How is conjunctivitis associated with COVID-19?

Since the outbreak of the coronavirus COVID-19 in late 2019, the coronavirus has quickly become one of the most deadly infectious diseases we have recently witnessed. Common symptoms of Covid-19 are fever, cough, and difficulty breathing. Studies show that pink eyes are a rare symptom of COVID-19. Studies have shown that Covid-19 conjunctivitis is more common in people with severe infections than in mild infections. About 1% to 3% of people infected with COVID-19 can show symptoms of conjunctivitis.

Conjunctivitis, also known as pink eye, is an inflammation that infects the conjunctiva. The conjunctiva is a transparent film that covers the white areas of the eyelids and eyes. Pink eyes are called pink eyes because the infection turns the transparent film into a reddish or pink color.

Pink eyes do not affect our eyesight, but they can be frustrating at times. Conjunctivitis is an infectious disease and requires early treatment. This is usually the result of a bacterial or viral infection, in this case the coronavirus.

How does COVID-19 conjunctivitis spread?

The coronavirus spreads through droplets and is mainly caused by the infected person sneezing and coughing. When the infected person expels the droplets, the water droplets fall on the surface. There is a secondary cause for the spread of the coronavirus. This is due to touching a common surface.

COVID-19 conjunctivitis can spread by both means. The SARS-CoV-2 virus can enter the eye directly or by holding the surface and touching it. Therefore, it is most important to wash your hands before touching any part of your face, including your eyes.

If you have pink eyes and COVID-19, rubbing your eyes and touching someone or the surface can spread the virus.

What are the symptoms of conjunctivitis caused by COVID-19?

The symptoms of COVID-19 conjunctivitis are the same as those of normal pink eyes, except that they are accompanied by the symptoms of COVID-19. Some of the common symptoms of pink eyes are:

● Red or pink color of one or both eyes

● Itching and irritation of one or both eyes

● Foreign body sensation in the eyes (something is clogged)

● Swelling of the eyes

● Difficult to open eyes in the morning or after bedtime

● Tear

When do you see a COVID-19 conjunctivitis doctor?

If you have symptoms of COVID-19 conjunctivitis, it is advisable to see a doctor. However, you should contact your doctor and take appropriate COVID-19 safety measures before seeing your doctor.

Your doctor may be able to prescribe pink eye treatment on a video call, avoiding the need to go to a clinic or hospital. You can then wait a few days to see if the symptoms subside.

If you still feel unwell, it is advisable to make an appointment and see a doctor for a detailed diagnosis and examination.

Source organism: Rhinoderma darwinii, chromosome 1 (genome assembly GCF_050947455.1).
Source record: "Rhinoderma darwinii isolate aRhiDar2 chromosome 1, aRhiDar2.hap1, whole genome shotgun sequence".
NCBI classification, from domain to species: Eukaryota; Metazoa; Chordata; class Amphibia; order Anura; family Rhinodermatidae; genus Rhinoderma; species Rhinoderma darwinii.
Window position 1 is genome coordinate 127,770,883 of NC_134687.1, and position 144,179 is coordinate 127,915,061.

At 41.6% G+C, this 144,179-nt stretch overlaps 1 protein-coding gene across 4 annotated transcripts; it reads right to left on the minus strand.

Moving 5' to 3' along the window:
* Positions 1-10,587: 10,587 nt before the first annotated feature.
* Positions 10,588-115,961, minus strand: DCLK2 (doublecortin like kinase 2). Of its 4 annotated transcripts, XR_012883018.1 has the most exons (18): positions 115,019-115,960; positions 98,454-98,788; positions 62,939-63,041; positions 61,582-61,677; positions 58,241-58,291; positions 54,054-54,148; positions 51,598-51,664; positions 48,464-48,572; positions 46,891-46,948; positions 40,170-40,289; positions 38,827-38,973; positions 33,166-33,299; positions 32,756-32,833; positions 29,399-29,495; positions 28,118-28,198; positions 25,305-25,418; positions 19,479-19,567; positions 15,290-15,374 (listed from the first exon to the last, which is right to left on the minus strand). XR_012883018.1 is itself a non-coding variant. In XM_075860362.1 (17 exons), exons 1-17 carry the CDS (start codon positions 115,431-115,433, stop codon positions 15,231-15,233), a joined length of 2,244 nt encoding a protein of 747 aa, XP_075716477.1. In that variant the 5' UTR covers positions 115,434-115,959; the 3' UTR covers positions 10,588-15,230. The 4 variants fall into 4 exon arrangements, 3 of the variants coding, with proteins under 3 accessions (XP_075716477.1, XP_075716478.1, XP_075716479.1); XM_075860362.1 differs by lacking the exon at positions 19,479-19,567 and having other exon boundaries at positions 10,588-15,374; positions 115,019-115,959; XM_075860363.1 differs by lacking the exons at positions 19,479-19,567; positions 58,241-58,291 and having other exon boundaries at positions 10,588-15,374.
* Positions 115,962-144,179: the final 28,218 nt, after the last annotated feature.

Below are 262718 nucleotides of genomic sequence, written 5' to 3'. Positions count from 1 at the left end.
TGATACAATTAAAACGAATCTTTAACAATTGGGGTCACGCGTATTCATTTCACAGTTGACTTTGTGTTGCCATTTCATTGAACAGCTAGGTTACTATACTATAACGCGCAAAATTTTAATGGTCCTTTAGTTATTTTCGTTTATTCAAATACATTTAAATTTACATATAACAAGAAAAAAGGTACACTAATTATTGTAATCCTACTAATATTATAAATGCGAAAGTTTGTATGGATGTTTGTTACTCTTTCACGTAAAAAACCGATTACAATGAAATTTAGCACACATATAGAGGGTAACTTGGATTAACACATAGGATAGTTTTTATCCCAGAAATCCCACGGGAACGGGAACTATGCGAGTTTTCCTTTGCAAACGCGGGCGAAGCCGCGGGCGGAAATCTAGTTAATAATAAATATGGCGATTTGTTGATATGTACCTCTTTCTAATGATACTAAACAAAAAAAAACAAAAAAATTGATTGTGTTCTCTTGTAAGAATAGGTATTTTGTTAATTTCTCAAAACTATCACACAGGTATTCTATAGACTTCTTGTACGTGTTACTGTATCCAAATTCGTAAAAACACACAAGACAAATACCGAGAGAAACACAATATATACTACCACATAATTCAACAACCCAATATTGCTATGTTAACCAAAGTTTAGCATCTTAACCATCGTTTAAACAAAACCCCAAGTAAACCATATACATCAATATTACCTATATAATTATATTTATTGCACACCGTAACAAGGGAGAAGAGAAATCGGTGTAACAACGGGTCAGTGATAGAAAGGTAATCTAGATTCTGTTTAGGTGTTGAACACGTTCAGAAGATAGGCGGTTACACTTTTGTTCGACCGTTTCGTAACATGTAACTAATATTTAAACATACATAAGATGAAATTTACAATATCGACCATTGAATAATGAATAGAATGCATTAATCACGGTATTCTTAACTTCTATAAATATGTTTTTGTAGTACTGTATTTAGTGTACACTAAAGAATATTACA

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What are the precautions to prevent COVID-19 conjunctivitis?

Some precautions can help prevent infection with COVID-19 conjunctivitis. Most of the precautions are changes that are easy to implement. If you are infected with the coronavirus and are experiencing pink eyes, the precautions listed below can also help reduce the spread from you.

Follow basic COVID-19 guidelines

The guidelines you should follow in the event of a coronavirus outbreak are:

● Wash your hands before touching your face to avoid unnecessarily touching your face.

● Frequently disinfect hands and other common handheld surfaces.

● Always wear a mask or face shield.

Put on glasses

Eyeglasses can act as an additional layer of protection. This prevents virus droplets from entering the eyes and causing pink eyes. Glasses also help keep your hands away from your eyes.

Do not rub your eyes

Keep it out of the eyes, whether infected or not. If you need to see it, be sure to wash your hands back and forth. You can also use tissue to remove particles and irritants from your eyes.

Avoid using contact lenses

Contact lenses are especially irritating to the eyes when worn for long periods of time. This may create an urge to rub your eyes. Therefore, if you use contact lenses, consider using eyeglasses for a while.

Clean the eyelids with a cloth

If the eyelids are on the surface of the conjunctiva, cleaning the eyelids can wash away viruses and bacteria. It also reduces irritation and provides relaxation to your eyes.


Pink eyes are not a common symptom of coronavirus, but you should still be careful. Knowing the general signs and precautions will help prevent you from being affected by COVID-19 conjunctivitis.

Pink eyes can be a symptom of COVID-19, so it is advisable to consult your doctor as soon as possible. This helps doctors quickly diagnose the condition before it becomes a complication.

Frequently Asked Questions (FAQ):

1. If you have pink eyes, does that mean I’m COVID positive?

No, pink eyes are a rare symptom of coronavirus. Having pink eyes does not necessarily mean that you are suffering from COVID-19.

1. Are there any major complications for pink eyes?

There are no serious complications of pink eyes, but if left untreated for long periods of time, they can infect the cornea and cause vision loss. The condition can be easily treated. However, in the case of COVID-19 conjunctivitis, the presence of coronavirus can cause other symptoms and complications.

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Call 1860-500-1066 to make a reservation

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